I have been dealing with environmental management systems for many years -whether developing them, auditing them or training folk about them. One thing that I have generally noticed is that they are often more complicated than they need to be.
I am a keen runner and I have been reading a lot lately about the minimalist running shoe debate(take a look here if you are interested). It seems that the lighter less engineered shoe is the way that running shoes are going and that traditional running shoe designs that are heavily supportive make no difference when it comes to getting injured.
Well I think the same could be said for environmental management system – more does not mean better! Here are a few of my ideas to back up this theory:
- a complex environmental management system is less likely to be used and understood by staff – environmental manuals, procedures are sometimes long and complex for example.
- more time is spent maintaining the environmental management system – a bigger more complex EMS requires more time filling in forms, updating environmental aspects and impacts registers etc
- increased cost – more staff time will be needed to maintain and update the system.
- paper work – the effectiveness of the EMS at controlling risk can be substantially decreased with most effort being placed on generating paperwork.
Take into account however that when I say less is better, I do not mean that the bare minimum is acceptable, it is just that the complexity of an EMS should represent the organisation activities and therefore its level of environmental risk. For example an EMS for a small office would not need the same depth of EMS as a large chemical plant.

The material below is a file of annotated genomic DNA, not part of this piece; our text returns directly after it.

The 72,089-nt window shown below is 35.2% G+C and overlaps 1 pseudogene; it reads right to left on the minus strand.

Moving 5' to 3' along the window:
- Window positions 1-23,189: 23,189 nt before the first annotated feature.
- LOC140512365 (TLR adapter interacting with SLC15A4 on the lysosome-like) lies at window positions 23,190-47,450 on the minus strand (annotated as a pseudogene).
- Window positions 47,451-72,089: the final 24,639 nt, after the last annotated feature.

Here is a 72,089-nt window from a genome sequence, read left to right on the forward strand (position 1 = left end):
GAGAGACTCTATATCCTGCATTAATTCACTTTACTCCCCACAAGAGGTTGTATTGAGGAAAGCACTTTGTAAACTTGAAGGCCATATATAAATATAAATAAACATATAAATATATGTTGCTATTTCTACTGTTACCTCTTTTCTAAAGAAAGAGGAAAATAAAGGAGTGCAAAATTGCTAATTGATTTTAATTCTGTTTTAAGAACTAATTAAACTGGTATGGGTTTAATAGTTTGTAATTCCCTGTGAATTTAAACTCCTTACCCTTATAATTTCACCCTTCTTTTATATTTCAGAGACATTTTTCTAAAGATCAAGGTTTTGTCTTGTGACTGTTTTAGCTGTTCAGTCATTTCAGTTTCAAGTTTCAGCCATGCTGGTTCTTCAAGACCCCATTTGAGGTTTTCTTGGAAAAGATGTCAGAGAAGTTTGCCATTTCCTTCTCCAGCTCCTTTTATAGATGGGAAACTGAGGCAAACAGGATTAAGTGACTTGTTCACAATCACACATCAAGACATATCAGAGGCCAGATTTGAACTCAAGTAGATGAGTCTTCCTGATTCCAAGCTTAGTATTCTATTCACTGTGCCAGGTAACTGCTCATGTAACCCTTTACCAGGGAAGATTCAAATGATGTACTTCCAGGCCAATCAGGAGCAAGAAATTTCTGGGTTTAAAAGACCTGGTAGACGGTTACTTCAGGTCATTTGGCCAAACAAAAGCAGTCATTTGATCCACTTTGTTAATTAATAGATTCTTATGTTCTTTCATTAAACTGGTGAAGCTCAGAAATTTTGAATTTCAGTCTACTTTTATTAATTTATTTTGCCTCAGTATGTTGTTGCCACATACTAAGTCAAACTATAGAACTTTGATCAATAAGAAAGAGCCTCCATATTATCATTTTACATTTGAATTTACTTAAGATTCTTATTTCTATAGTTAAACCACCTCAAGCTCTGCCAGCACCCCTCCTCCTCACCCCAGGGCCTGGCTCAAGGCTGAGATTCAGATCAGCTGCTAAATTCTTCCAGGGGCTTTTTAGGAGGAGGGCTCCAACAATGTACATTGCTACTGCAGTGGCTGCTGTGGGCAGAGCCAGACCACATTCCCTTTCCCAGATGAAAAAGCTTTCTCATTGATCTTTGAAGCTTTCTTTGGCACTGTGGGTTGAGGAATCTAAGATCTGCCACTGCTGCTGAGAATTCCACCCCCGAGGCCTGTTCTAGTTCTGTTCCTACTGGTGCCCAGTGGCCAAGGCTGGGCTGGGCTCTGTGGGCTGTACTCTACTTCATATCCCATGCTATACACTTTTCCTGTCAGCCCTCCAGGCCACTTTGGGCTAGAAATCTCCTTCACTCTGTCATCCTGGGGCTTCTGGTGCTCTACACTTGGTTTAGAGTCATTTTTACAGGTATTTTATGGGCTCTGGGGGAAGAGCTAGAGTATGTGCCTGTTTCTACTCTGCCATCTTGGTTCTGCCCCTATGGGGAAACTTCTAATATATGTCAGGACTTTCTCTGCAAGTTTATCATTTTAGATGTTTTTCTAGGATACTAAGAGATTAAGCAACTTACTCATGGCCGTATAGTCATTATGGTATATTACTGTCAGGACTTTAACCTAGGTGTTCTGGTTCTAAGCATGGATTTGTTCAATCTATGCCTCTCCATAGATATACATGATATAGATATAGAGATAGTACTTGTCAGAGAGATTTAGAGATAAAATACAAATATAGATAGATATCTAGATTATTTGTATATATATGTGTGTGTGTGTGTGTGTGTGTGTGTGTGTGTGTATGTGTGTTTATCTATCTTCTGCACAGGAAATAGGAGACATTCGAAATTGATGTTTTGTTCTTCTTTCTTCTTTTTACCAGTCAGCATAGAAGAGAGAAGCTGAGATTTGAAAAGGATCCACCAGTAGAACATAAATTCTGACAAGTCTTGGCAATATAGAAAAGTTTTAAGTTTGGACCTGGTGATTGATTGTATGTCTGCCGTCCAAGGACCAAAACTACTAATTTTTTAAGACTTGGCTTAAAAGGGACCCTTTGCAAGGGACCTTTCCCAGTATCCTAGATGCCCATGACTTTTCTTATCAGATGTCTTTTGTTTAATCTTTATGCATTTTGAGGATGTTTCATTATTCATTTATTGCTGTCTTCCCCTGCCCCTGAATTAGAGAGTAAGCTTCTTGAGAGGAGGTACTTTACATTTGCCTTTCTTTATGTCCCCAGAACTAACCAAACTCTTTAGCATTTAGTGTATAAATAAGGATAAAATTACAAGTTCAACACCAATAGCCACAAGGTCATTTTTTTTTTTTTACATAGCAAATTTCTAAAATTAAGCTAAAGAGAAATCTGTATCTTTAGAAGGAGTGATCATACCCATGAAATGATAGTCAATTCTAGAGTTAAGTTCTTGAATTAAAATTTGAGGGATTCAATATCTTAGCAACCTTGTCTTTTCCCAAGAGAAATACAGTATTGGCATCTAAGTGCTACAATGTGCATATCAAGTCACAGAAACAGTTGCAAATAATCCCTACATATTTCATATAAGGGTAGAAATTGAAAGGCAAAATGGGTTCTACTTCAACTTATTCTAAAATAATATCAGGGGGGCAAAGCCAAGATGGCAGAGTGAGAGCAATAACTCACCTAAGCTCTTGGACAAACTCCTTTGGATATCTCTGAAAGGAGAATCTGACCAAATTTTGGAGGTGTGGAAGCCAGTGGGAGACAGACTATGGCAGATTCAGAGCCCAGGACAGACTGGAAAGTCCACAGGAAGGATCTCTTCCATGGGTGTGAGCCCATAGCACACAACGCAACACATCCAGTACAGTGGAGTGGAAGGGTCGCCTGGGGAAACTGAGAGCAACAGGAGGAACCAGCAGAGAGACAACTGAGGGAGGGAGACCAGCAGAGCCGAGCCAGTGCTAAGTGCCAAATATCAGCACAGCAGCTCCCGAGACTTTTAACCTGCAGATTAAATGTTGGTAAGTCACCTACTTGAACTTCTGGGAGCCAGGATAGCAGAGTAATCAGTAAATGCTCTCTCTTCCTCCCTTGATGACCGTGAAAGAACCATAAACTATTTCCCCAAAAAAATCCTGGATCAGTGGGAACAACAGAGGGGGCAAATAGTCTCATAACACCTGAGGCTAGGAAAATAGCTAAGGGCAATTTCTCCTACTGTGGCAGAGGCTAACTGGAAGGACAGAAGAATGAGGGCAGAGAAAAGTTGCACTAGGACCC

I have always been an advocate of simple and effective EMSs, so here are my thoughts on how an orgnsiation can simplify its EMS:
- Are the environmental aspects and impacts you identified too detailed ?- for example have you assessed every single chemical in the lab when it may have been just as effective to assess them together in group (for example acids, alkalis etc).
- Consider ditching the complex scoring system for assessing environmental aspects and impacts for one that uses simple questions – see my post on environmental aspects and impacts to give you an example.
- Your environmental manual does not need to have an in depth description of your environmental management system and should not include actual procedures themselves. Briefly describe procedures and reference them so that the reader can see the actual procedure if they need to later. The manual that I develop for clients tends to be no more than fifteen pages.
- Try not to generate a form or record within your EMS unless you really need to – some records/forms you must keep as there is a legal and or other requirement to retain them but for others ask yourself does the record/form add an value to the EMS. Filling in records/forms is a time consuming business.
- Do not use long complex procedures (unless you need to) – alternatives include flow chart procedures, pictures and even films (or a combination of these). You might understand a procedure but will someone else who reads it?
- The Environment has an Economic Value!
- Top Five Tips to Simplify your ISO14001 EMS
- Environmental Key Performance Indicators
- Where to Start When Implementing ISO 14001
- How to Write a ‘Good’ Environmental Policy Statement
- Is the Environment a Burden for Business
- Environmental Objectives, Targets and Management Programmes for ISO 14001